Any theology books you recommend, or would you only read directly from Luther? I have the small catechism.

  63. Martin Luther's Disciple says:

    Josh – you still have not expanded on the fact that you believe that no one is sanctified because sanctified people do not sin.

    I did define it a bit when I said – “I will just say that sanctification is God’s work in our justification – again, it is not step two.” – and you do not need to guess if you agree with me or not – I know Baptist theology (I was one for 13 yrs – I taught adult classes for at least 10 of those years) and their view of sanctification is not what I have stated.

  64. Josh the Baptist says:

    You have yet to tell me what it is. And I don’t want to go around all day talking about something that we aren’t even agreeing on the basic definition.

    Do you read theology outside of Luther himself? Are there Lutheran Theology books? I honestly don’t know.

  65. Jean says:

    Josh,
    It is widely agreed among Lutherans (and based on Luther himself) that his Galatians Commentary is one of his greatest contributions. Galatians really hits the distinction between Law and Gospel. Here is a link to a free pdf version. It is also available for free or $0.99 on Kindle.

    In addition, if you send me your email address by FB messenger, I can email you some other Luther writings that are very good, such as his Commentary on Genesis 1-5, the Sermon on the Mount and his Preface to Romans.

    For a more complex theological work, Luther’s Bondage of the Will is a must read.

    https://pdfs.semanticscholar.org/8a46/b2ad32bf48ae905c08c751141d54ecc809b5.pdf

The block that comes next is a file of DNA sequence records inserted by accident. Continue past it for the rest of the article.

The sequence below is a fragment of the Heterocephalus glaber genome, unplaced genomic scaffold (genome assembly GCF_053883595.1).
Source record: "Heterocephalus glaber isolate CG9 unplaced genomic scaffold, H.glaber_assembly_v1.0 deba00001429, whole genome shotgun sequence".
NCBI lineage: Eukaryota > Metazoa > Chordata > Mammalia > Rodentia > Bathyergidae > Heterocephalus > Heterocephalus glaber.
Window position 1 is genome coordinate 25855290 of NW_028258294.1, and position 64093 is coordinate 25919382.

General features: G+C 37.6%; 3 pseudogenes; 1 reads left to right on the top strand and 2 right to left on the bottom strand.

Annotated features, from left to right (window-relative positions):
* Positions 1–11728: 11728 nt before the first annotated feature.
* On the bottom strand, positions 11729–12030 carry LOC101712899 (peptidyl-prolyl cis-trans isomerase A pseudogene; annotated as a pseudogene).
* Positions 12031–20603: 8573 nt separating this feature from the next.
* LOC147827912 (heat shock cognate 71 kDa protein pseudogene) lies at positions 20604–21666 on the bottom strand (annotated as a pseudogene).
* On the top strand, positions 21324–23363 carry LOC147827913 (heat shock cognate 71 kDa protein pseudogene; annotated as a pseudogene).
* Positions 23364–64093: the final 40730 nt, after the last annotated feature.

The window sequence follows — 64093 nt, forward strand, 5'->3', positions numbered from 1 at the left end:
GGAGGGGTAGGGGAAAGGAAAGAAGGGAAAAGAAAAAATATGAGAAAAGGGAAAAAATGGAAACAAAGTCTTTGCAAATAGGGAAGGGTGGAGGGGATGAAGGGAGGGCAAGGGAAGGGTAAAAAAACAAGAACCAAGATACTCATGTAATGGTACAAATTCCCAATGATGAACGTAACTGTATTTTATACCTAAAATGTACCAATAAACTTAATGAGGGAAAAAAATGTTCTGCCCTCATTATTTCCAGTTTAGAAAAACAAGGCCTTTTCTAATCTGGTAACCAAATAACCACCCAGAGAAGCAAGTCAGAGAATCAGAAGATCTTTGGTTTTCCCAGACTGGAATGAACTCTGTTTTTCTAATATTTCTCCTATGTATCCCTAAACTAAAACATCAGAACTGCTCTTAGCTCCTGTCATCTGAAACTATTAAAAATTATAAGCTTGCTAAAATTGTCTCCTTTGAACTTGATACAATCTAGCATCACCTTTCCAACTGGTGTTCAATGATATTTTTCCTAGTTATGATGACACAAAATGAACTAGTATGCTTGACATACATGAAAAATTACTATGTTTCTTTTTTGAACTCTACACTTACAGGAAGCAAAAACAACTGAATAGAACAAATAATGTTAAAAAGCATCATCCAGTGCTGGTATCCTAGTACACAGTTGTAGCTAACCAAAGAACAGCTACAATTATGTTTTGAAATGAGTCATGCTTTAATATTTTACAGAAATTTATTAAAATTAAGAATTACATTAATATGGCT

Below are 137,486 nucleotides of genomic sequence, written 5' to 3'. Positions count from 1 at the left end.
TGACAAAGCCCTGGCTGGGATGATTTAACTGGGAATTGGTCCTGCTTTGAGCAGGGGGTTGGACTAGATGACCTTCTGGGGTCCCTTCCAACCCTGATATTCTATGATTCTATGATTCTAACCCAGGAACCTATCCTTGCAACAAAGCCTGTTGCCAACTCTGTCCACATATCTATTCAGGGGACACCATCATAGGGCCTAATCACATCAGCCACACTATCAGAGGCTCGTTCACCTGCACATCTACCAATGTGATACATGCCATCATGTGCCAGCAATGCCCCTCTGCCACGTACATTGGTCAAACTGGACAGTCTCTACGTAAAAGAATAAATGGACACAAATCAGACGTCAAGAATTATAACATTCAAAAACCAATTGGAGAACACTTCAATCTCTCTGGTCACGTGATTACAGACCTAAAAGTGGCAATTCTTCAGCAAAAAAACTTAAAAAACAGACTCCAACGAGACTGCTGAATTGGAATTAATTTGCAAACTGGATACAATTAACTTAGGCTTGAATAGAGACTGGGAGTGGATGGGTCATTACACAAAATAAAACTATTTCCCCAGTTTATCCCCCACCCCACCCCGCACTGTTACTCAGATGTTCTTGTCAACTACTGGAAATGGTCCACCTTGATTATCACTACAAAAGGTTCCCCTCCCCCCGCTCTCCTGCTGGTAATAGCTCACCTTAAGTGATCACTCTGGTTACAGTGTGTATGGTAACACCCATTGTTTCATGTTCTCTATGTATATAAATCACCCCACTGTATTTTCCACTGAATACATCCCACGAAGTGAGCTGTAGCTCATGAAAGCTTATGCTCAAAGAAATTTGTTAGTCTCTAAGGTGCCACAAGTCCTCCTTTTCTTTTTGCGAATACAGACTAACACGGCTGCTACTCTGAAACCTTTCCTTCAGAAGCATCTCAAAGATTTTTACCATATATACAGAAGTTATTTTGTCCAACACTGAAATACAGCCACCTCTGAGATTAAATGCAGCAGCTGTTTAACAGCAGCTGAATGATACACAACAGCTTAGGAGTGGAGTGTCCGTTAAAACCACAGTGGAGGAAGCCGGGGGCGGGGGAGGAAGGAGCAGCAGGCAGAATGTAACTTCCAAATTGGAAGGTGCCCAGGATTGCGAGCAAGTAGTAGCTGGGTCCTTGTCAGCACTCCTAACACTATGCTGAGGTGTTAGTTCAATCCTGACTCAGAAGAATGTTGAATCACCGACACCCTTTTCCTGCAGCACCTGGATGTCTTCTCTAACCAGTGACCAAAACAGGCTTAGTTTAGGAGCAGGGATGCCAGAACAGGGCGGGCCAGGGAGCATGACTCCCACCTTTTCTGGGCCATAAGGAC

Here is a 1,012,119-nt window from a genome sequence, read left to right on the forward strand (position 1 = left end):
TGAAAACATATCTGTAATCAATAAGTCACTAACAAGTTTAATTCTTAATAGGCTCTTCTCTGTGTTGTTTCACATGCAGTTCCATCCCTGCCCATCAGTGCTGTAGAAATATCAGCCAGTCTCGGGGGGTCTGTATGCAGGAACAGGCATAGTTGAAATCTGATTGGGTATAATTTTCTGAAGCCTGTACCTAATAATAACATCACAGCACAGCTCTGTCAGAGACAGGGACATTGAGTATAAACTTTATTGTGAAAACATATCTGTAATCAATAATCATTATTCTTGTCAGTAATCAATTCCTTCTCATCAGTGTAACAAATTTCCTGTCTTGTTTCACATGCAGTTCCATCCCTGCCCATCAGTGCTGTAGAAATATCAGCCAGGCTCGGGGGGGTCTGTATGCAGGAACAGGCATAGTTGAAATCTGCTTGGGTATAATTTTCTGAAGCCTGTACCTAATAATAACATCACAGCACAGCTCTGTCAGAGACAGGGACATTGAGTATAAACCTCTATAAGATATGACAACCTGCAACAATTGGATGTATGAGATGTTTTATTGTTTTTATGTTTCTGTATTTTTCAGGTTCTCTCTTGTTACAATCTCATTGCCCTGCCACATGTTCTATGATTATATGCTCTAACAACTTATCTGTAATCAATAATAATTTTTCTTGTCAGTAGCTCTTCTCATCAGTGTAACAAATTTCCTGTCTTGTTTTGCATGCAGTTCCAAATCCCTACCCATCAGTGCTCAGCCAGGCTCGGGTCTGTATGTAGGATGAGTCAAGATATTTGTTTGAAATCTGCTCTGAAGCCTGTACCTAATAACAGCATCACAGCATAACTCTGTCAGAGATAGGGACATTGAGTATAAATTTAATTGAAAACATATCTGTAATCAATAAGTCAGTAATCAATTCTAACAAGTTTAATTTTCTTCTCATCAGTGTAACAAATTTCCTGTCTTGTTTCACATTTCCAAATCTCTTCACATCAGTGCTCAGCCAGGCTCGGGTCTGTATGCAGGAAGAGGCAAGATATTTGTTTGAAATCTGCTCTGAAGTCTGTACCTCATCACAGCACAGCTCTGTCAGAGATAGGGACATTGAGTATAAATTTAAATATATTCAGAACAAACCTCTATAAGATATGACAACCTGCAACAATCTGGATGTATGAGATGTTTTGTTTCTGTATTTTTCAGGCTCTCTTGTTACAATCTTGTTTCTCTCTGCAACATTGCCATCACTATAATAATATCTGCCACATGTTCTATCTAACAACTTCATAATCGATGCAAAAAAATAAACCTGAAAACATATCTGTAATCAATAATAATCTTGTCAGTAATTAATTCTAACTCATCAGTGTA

66. Josh the Baptist says:

    Thanks Jean – you can send it to jamesjoshuahamrick(at)gmail.com

  67. Martin Luther's Disciple says:

    Jean reads far more Luther than I do. I read very little Luther. I do work with materials of people who have done the work on Luther. There is a whole host of materials on line from Concordia Seminary on itunes – or if you want I can send you massive sets of youtubes and Vimeos. – on doctrine and theology -even a set called The Lutheran Mind.

    The first 5 years at my Lutheran church I sat in the adult bible study of Steve Mueller who is the Dean of the School of Theology at Concordia Irvine – it is his class that I have been teaching for the past 5 years since his departure.

  68. Josh the Baptist says:

    Thanks MLD.

  69. Josh the Baptist says:

    Just doing some googling and came accross this reading list you guys might be interested in:
    http://blogs.lcms.org/wp-content/uploads/2014/10/Fall-Reading-List-for-Lutherans.pdf

  70. Josh the Baptist says:

    Packer’s Concise Theology is in the mail. Read the first chapter online and it looks fantastic.

  71. John 20:29 says:

    #’s 47 & 48 ….
    yes, justification is followed by sanctification and if one rejects (most here do, i take it) that one, before redemption and the new birth, is a 2 part being (dying flesh & immortal soul), then new birth is simply a new vision stemming from the work of the Holy Spirit, thus it would make no sense that sentient growth of a new spirit born life (flesh, soul and now spirit) follows salvation… i know that there is a war within me the old man and the new …
    so many aspects of the walk are based on interpretations are they not?
    a Lutheran would reject the eternal security of the redeemed one and, yet, if you’ve been properly baptized they say, do they not, that you can’t “lose” your salvation? you can only with forethought repudiate it and walk away from it? …. and those who say that eternal life, by its very definition can’t be lost claim that those who walk away were only tasting the Faith, not accepting and submitting to it…

    yes, the core and the main point is the cross of Christ – God’s victory (and now ours) – a good doctrine that is the main thread that flows thru the whole Book…

    there’s myriads more to ponder, but enough evangelical viewpoint out me for today